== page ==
9)      Earthing/Grounding

Of all the things I mentioned, I’m most interested in earthing/grounding, or receiving more of the earth’s magnetism by being in contact with it.  I’m most interested in it because earthing is known to decrease the activity of the sympathetic nervous system (thought of as being more of the “stress” side of your nervous system), and because I don’t get many respiratory benefits unless I also SLEEP OUTDOORS in close contact with the ground (only a thin air-mattress separates us).  It’s true, and I have tested this at great length.  I can do the same hike, be outside all day, and not receive the same benefit to my breathing if I come home and sleep in a bed.  Many assume that materials in my home, my bed, etc. are more causal of the asthma, but I have lived in over 20 places with 20 different beds in the last 20 years, and where I live makes no difference.  Only spending the night outdoors does the trick –basically keeping either my feet or full body in almost direct contact with the earth 24 hours per day.  Most science-minded people reject the idea of earthing, because it sounds too hokey or new agey, but I can’t help but give it a chance because of my real-life experiences with it.  Studies on earthing have been very promising.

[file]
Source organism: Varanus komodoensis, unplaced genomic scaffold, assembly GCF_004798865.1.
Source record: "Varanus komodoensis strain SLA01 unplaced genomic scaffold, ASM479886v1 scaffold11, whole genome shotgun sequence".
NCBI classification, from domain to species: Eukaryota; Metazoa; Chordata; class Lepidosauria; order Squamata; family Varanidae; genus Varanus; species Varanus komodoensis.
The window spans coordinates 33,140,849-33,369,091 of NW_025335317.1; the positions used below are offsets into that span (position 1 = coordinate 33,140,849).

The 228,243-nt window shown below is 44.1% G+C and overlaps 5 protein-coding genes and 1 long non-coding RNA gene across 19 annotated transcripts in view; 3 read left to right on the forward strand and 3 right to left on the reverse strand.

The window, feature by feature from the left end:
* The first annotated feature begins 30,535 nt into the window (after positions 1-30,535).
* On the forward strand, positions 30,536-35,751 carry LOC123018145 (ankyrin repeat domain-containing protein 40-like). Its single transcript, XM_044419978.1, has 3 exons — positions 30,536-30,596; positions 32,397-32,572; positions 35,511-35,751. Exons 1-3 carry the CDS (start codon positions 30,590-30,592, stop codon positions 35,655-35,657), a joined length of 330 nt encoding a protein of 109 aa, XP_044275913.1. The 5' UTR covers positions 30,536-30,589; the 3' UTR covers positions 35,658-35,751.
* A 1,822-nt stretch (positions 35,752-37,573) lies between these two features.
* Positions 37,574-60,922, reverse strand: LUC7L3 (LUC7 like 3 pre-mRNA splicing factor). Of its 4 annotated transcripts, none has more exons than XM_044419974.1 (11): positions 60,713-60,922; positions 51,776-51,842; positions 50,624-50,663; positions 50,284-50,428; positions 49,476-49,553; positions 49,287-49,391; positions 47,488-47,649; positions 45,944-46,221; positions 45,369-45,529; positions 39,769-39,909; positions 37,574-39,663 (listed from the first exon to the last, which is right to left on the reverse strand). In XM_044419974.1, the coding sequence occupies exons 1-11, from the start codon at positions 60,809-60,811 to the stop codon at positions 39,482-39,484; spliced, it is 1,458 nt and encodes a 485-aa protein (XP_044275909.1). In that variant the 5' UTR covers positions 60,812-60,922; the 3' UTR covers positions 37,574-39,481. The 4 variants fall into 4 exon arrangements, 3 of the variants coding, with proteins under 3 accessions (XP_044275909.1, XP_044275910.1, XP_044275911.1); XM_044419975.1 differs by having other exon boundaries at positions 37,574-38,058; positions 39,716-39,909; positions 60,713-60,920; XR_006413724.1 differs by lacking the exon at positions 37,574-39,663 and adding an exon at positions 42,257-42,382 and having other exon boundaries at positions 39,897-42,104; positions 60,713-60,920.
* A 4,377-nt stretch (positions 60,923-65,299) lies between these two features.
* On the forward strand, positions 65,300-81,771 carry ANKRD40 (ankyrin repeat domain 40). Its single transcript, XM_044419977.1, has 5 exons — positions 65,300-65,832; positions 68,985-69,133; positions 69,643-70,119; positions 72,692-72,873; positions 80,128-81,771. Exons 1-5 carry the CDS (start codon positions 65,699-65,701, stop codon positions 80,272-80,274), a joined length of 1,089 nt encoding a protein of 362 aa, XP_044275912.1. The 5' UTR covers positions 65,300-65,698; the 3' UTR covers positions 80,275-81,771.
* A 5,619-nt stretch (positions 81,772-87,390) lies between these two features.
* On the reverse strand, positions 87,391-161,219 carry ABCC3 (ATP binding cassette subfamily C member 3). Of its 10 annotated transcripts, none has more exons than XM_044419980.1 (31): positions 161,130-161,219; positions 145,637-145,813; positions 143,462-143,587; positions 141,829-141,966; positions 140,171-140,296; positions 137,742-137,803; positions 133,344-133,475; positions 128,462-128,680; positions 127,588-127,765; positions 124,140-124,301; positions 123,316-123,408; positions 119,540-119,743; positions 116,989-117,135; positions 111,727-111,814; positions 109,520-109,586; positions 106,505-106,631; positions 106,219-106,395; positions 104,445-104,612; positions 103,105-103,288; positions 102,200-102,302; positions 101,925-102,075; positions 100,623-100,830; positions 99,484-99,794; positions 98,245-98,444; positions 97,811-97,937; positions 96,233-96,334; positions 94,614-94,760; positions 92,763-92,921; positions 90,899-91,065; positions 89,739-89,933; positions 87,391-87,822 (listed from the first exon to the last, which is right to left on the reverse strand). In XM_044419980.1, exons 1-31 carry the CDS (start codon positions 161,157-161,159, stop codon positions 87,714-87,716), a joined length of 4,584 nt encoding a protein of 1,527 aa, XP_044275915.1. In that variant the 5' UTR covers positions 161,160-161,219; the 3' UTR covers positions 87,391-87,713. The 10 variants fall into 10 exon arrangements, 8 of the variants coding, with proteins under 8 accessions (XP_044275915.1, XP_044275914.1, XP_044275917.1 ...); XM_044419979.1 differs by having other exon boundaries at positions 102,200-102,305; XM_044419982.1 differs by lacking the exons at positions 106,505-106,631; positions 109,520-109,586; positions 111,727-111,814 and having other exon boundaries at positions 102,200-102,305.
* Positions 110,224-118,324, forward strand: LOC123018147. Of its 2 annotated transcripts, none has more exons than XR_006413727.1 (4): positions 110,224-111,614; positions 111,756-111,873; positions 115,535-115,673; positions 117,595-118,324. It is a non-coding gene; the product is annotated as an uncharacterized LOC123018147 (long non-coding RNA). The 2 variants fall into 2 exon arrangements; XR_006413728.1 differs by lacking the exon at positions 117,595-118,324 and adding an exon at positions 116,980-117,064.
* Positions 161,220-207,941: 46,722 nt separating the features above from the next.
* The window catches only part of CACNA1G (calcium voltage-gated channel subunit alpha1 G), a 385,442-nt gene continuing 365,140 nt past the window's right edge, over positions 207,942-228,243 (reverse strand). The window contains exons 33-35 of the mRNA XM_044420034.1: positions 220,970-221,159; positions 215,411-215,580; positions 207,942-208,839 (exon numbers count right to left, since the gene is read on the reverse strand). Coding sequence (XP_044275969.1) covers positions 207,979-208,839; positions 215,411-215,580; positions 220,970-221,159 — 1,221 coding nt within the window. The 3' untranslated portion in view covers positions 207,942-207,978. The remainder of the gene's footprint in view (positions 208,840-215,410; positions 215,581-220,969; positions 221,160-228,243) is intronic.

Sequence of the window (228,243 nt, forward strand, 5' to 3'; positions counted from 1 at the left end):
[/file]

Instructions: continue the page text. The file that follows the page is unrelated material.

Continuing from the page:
10)  Less Artificial Light and Enhanced Circadian Rhythms

Artificial light, especially late at night shining right into your frickin’ eyes, is a modern invention and one that a handful of people have challenged as being causal of many modern ailments.  While I wouldn’t go to the extent that author T.S. Wiley has in terms of her witch hunt on the light bulb, anything that has something to do with what happens at night (because of the huge differences I notice when it comes to sleeping outdoors as opposed to indoors with the other variables equal), I take seriously.  When you are outdoors your eyes and skin are exposed to the natural changes in light intensity and solar angle throughout the day, ending with a slow fade out into darkness that prepares the nervous system for sleep.  I suspect the body can time its daily rhythms much better with this natural light cycle (and also lunar cycle, as moonlight has a huge impact on us physiologically when you are out there in it), get better and fuller hormonal secretions when sleeping in complete darkness that comes at a predictable time with a slow, fading, sunset warning, and in turn reap health benefits from it.

Anyway, those are my thoughts on spending time outdoors and the potential mechanisms for why it may yield health benefits.  Anyone else have anything interesting to add or experiences to report?